For the first time in three years, the Blue Devils and Panthers managed to avoid a shootout.
But this time around, the game was on the verge of being a second-half blowout.
On Senior Day at Wallace Wade Stadium Saturday, Duke dropped its third straight game since beginning the season 6-1 with a 31-13 loss against Pittsburgh. The Blue Devils are now out of contention for the ACC Coastal title, and were unable to rack up one more home victory for their seniors—including captains Jeremy Cash and Matt Skura—in their final home game.
“We are a better football team than we played on that field today,” senior tight end Braxton Deaver said. “[The] premium needs to be on our execution. We need to hit and we need to be the Duke football team that showed up in August getting ready for this season.”
Although the team did not give up another 66 points like it did last week against North Carolina, Duke (6-4, 3-3 in the ACC) once again had several missed opportunities and surrendered a number of explosive plays that put the game out of reach in the second half. The once-stout defense could not get off the field—allowing the Panthers (7-3, 5-1) to convert 8-of-15 third downs—and several key penalties in the contest kept the ball moving for Pittsburgh.
In the first drive of the second half for the Panthers, a defensive holding penalty negated a third-down sack by defensive end Deion Williams and a defensive pass interference call against cornerback Breon Borders in the end zone reversed a pick that would have ended the drive. Instead, the Panthers punched in a touchdown three plays later on a three-yard reception from tight end J.P. Holtz.
“Penalties are something that are part of the game,” senior defensive end Kyler Brown said. “We can’t always rely on the refs so we have to be out there making the plays ourselves. That’s something that we’ve definitely got to correct and something that we’ve got to clean up.”
Pittsburgh managed to exploit several open holes in the Blue Devil defense to break open a 10-10 tie at halftime. Running back Qadree Ollison broke off a 43-yard run on the first play of the second half, and All-American wide receiver Tyler Boyd showcased his speed and agility on his way to 79 yards on the ground and 38 yards receiving.
“Tyler Boyd is a great player,” Duke head coach David Cutcliffe said. “He’s got great speed and athleticism. He certainly showed himself well today.”
Ollison gashed Duke for 111 yards and one touchdown in the win, and dual-threat safety Jordan Whitehead—who also plays offense—managed to gain 38 yards rushing in addition to a team-leading nine tackles. The freshman also secured an interception midway through the fourth quarter that seemingly ended the game.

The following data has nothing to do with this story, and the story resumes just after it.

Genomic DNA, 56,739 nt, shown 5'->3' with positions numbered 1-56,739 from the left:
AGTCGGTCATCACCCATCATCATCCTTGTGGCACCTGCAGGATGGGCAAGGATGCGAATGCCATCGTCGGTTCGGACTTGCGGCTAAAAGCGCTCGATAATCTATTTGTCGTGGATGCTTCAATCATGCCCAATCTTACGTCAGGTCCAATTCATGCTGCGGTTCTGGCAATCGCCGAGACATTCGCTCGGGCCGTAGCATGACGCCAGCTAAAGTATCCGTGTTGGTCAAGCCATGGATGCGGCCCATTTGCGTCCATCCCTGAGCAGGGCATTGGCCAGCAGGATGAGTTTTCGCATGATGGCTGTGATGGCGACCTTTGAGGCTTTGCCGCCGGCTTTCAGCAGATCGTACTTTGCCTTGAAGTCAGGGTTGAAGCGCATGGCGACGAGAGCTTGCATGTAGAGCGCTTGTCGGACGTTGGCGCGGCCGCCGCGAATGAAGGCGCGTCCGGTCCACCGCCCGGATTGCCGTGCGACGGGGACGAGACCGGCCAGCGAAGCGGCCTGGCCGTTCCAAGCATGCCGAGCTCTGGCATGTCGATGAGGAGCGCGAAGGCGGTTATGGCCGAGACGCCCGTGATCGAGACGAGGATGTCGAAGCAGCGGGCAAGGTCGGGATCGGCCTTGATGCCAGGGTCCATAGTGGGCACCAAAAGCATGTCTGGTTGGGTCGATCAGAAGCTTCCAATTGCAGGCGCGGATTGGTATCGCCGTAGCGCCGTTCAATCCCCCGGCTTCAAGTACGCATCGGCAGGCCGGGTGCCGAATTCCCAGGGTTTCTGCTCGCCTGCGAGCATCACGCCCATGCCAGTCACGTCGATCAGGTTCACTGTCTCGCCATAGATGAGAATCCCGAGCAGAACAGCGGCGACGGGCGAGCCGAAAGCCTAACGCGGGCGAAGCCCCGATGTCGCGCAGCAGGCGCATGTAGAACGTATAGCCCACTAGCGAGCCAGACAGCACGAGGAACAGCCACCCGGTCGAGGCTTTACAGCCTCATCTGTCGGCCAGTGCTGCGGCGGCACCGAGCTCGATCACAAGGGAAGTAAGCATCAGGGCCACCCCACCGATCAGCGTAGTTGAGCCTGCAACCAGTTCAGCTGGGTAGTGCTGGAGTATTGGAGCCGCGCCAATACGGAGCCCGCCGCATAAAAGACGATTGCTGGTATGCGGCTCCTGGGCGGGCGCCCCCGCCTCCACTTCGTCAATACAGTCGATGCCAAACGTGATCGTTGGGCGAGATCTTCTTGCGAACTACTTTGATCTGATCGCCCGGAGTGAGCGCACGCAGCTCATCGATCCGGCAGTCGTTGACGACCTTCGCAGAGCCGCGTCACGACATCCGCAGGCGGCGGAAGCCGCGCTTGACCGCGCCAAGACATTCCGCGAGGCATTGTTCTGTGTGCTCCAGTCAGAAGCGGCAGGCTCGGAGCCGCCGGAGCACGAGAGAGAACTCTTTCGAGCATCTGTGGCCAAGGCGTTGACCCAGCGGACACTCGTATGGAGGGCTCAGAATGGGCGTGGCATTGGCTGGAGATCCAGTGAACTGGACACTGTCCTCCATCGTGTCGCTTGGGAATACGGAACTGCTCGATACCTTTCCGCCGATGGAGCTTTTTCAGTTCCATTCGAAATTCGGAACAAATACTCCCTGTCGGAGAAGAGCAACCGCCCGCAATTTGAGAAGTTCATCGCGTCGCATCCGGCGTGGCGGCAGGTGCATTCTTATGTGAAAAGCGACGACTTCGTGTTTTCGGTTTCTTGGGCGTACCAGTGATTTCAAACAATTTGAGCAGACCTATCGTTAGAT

Despite the loss, backup quarterback Parker Boehme showed potential in his first start as a Blue Devil. After completing his first five passes of the game, the redshirt sophomore went on to complete 23-for-42 passes for 248 yards for the afternoon. The Jacksonville Beach, Fla., native also used his legs to move the ball for Duke, punching in one touchdown and racking up 80 yards on the ground—including the team’s longest run of the season with a 77-yard scamper in the first quarter.
Boehme’s first outing was marked by a close connection with wide receiver Anthony Nash. The duo teamed up for 101 yards, including a 52-yard crossing pattern that Nash took down to the Duke one-yard line and a 36-yard snag at the right sideline that led to a Ross Martin kick for the Blue Devils.
“[Boehme is] a tough-minded, tough-physical kid. I thought he gave us everything he could give us today. You couldn’t ask much more for a guy in his first start than what Parker Boehme did,” Cutcliffe said. “I couldn’t be happier for a more conscientious young man [in Anthony Nash]. He is a hard worker, it’s important to him and he still can take another step.”
With no chance of capturing a Coastal Division title in Durham following the loss, Duke will look to right the ship and end its three-game losing streak on the road against Virginia next week.
“We’re a 6-4 team. I’ve been apart of teams that would love to be a 6-4 team,” Cutcliffe said. “There are teams around the country right now that would like to be sitting where we are. And now, it’s a matter of what we’re going to try to do. It’s not time to run. It’s time to step up and step forward.”
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